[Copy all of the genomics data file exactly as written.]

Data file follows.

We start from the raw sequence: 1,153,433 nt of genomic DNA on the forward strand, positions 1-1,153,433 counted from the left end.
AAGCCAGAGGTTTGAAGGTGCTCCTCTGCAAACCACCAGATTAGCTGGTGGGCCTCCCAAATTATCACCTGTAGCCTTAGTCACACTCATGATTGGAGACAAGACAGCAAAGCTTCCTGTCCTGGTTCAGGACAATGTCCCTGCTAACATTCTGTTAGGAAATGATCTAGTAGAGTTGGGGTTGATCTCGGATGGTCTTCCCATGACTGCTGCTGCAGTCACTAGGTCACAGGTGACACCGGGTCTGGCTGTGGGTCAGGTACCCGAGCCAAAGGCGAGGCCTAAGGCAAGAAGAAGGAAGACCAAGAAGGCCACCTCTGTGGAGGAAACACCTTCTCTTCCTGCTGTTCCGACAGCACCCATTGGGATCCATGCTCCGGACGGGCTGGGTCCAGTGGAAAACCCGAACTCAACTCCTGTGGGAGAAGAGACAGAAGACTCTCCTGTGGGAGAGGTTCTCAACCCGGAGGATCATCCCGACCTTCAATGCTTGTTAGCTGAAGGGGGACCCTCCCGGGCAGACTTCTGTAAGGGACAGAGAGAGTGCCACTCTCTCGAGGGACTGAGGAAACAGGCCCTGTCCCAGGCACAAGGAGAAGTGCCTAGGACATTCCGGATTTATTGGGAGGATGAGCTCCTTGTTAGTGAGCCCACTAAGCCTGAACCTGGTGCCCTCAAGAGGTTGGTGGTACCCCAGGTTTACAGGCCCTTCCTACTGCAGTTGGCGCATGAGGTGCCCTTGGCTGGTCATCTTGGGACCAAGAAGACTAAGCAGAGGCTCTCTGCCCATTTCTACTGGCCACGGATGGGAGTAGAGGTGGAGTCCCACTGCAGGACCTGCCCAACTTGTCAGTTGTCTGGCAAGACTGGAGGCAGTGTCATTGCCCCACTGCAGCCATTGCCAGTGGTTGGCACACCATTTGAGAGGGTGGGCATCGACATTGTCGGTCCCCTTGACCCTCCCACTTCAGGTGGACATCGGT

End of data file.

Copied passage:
We start from the raw sequence: 1,153,433 nt of genomic DNA on the forward strand, positions 1-1,153,433 counted from the left end.
AAGCCAGAGGTTTGAAGGTGCTCCTCTGCAAACCACCAGATTAGCTGGTGGGCCTCCCAAATTATCACCTGTAGCCTTAGTCACACTCATGATTGGAGACAAGACAGCAAAGCTTCCTGTCCTGGTTCAGGACAATGTCCCTGCTAACATTCTGTTAGGAAATGATCTAGTAGAGTTGGGGTTGATCTCGGATGGTCTTCCCATGACTGCTGCTGCAGTCACTAGGTCACAGGTGACACCGGGTCTGGCTGTGGGTCAGGTACCCGAGCCAAAGGCGAGGCCTAAGGCAAGAAGAAGGAAGACCAAGAAGGCCACCTCTGTGGAGGAAACACCTTCTCTTCCTGCTGTTCCGACAGCACCCATTGGGATCCATGCTCCGGACGGGCTGGGTCCAGTGGAAAACCCGAACTCAACTCCTGTGGGAGAAGAGACAGAAGACTCTCCTGTGGGAGAGGTTCTCAACCCGGAGGATCATCCCGACCTTCAATGCTTGTTAGCTGAAGGGGGACCCTCCCGGGCAGACTTCTGTAAGGGACAGAGAGAGTGCCACTCTCTCGAGGGACTGAGGAAACAGGCCCTGTCCCAGGCACAAGGAGAAGTGCCTAGGACATTCCGGATTTATTGGGAGGATGAGCTCCTTGTTAGTGAGCCCACTAAGCCTGAACCTGGTGCCCTCAAGAGGTTGGTGGTACCCCAGGTTTACAGGCCCTTCCTACTGCAGTTGGCGCATGAGGTGCCCTTGGCTGGTCATCTTGGGACCAAGAAGACTAAGCAGAGGCTCTCTGCCCATTTCTACTGGCCACGGATGGGAGTAGAGGTGGAGTCCCACTGCAGGACCTGCCCAACTTGTCAGTTGTCTGGCAAGACTGGAGGCAGTGTCATTGCCCCACTGCAGCCATTGCCAGTGGTTGGCACACCATTTGAGAGGGTGGGCATCGACATTGTCGGTCCCCTTGACCCTCCCACTTCAGGTGGACATCGGT